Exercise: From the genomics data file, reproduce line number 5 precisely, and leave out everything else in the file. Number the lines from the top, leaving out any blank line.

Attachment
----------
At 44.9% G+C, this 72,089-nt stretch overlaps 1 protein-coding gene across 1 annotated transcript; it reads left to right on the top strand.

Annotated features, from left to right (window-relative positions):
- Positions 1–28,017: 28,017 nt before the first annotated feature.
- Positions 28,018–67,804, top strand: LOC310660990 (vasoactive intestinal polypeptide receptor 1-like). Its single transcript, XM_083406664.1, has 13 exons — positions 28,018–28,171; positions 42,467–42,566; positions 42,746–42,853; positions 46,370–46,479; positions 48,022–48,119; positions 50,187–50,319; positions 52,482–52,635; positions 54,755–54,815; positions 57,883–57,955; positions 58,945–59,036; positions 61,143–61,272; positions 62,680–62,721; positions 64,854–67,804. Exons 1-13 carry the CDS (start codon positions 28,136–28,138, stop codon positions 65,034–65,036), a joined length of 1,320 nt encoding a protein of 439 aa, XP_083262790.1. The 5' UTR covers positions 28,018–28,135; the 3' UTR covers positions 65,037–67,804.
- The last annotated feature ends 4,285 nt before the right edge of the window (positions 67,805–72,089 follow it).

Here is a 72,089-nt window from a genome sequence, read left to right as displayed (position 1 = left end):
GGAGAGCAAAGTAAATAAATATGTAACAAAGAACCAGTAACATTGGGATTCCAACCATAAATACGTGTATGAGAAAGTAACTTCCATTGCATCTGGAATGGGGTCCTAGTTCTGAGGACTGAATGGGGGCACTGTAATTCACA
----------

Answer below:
- The last annotated feature ends 4,285 nt before the right edge of the window (positions 67,805–72,089 follow it).